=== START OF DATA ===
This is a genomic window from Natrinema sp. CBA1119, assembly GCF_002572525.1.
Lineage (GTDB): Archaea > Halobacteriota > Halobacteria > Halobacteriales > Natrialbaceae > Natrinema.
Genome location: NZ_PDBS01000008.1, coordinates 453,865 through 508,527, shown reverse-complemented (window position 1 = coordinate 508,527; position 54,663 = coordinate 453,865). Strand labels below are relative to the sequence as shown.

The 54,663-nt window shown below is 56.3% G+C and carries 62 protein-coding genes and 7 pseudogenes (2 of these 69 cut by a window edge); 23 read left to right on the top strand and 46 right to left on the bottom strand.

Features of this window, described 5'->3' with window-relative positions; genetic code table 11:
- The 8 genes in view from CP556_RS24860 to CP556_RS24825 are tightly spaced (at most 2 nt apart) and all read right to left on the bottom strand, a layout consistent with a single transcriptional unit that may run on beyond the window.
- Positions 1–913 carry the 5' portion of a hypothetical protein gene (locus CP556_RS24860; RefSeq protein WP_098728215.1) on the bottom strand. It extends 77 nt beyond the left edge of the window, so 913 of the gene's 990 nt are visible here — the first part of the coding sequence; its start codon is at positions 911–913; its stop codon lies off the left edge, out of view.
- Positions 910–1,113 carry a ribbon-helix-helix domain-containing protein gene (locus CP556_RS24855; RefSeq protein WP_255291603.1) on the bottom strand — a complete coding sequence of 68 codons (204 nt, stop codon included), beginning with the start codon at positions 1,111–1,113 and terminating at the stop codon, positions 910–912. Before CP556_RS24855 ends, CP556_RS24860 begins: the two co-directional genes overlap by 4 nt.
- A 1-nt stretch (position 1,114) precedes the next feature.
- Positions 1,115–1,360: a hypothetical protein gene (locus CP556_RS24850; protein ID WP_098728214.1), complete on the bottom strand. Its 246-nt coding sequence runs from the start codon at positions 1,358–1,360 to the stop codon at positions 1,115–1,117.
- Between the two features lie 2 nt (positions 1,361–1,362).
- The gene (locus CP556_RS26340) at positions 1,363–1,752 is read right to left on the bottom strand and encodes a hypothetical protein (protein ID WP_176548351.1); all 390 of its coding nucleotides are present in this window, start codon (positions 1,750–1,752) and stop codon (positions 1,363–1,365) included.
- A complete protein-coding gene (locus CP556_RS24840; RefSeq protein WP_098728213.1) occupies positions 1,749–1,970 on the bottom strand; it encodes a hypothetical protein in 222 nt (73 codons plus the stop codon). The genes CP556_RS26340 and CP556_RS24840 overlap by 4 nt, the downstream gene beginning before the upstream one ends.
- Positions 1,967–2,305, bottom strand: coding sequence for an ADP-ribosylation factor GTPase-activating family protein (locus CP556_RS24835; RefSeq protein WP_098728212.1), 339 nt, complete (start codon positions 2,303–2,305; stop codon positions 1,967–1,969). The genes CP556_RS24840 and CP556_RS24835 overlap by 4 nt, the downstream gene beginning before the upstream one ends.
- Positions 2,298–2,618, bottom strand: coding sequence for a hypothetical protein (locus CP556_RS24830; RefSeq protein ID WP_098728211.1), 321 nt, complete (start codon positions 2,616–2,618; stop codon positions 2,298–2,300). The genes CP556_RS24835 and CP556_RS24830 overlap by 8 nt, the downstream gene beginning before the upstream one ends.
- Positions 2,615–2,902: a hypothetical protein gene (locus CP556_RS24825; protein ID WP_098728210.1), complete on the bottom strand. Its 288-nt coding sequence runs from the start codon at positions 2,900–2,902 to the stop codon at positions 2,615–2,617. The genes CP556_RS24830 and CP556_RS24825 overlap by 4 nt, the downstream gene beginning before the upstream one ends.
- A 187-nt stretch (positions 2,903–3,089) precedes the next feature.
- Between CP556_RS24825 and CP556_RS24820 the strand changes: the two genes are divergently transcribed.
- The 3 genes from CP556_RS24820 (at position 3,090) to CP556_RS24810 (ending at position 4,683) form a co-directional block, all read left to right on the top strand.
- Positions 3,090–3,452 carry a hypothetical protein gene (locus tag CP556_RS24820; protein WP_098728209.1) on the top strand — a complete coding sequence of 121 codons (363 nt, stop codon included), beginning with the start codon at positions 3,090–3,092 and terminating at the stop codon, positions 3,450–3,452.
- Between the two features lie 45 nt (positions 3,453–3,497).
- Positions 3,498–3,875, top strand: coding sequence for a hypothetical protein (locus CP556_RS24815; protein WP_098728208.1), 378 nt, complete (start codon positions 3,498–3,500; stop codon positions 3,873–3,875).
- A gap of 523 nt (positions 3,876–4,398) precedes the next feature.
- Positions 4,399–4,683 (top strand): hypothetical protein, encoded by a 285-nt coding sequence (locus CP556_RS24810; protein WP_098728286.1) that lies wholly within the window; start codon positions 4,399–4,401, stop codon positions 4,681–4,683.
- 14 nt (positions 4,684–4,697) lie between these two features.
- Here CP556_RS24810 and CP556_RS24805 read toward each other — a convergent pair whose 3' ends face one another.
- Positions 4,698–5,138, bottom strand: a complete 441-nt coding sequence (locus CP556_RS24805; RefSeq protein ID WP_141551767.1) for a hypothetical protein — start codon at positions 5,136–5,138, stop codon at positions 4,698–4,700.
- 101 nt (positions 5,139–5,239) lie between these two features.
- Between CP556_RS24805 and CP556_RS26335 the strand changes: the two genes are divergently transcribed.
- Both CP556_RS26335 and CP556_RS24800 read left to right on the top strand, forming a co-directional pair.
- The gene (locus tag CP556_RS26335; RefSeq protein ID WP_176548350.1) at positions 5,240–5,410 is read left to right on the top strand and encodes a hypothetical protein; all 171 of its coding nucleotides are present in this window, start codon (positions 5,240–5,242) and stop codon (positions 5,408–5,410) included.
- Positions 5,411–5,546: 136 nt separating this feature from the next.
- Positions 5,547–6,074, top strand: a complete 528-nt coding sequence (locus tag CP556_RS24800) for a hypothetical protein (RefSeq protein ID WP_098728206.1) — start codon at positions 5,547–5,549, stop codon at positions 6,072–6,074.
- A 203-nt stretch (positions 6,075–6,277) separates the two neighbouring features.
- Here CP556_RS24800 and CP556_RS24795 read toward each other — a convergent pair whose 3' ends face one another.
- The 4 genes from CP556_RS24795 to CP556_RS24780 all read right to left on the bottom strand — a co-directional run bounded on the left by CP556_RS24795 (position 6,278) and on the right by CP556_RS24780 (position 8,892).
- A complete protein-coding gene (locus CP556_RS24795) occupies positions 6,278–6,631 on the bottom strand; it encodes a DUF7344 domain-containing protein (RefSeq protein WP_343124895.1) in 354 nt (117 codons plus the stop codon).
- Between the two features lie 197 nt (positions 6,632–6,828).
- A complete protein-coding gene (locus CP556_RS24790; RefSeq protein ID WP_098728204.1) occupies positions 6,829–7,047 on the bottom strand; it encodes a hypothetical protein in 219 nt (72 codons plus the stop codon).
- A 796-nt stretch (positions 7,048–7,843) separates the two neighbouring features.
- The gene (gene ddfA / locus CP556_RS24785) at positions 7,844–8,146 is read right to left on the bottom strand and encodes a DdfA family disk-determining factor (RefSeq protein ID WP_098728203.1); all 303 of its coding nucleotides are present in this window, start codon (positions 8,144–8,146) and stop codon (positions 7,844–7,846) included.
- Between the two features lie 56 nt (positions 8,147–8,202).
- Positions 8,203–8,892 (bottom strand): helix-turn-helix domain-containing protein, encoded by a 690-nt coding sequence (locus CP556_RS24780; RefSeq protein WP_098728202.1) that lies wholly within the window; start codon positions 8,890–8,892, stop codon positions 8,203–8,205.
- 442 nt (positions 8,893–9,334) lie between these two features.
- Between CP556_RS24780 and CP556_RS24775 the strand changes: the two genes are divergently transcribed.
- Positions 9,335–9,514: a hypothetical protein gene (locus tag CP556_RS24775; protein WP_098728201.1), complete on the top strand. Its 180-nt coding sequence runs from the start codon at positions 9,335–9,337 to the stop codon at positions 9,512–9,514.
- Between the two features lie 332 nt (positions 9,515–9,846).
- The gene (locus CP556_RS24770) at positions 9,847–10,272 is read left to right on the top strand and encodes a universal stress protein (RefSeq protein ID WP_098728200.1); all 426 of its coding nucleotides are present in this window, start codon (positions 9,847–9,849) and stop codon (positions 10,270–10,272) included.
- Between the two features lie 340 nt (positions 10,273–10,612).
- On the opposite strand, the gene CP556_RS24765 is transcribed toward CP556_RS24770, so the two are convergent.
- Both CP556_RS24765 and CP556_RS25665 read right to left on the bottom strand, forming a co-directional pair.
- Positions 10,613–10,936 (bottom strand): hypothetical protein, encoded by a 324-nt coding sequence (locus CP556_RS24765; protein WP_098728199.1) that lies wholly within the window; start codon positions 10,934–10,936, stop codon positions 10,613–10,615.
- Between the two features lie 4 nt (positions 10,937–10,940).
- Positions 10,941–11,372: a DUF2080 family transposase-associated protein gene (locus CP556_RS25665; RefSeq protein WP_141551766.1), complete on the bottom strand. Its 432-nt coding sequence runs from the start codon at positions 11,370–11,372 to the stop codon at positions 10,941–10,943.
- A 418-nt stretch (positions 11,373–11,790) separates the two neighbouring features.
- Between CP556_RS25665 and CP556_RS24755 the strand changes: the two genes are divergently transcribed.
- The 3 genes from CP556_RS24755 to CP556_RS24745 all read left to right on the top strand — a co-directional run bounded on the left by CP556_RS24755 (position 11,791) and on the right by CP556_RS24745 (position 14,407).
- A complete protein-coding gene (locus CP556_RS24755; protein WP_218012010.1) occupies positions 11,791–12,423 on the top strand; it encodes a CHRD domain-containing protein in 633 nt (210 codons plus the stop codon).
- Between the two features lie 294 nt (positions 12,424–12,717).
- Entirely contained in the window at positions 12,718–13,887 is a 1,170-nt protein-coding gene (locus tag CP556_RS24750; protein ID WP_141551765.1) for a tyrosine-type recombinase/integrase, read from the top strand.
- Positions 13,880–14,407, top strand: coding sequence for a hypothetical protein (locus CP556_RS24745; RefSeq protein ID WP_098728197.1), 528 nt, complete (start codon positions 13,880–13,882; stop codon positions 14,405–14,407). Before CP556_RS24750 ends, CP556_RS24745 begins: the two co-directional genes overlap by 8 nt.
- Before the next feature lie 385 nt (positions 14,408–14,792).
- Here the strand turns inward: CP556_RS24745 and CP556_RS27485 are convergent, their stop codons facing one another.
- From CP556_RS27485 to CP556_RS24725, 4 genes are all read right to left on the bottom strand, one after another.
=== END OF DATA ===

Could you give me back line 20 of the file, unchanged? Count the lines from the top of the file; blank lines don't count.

- Positions 3,090–3,452 carry a hypothetical protein gene (locus tag CP556_RS24820; protein WP_098728209.1) on the top strand — a complete coding sequence of 121 codons (363 nt, stop codon included), beginning with the start codon at positions 3,090–3,092 and terminating at the stop codon, positions 3,450–3,452.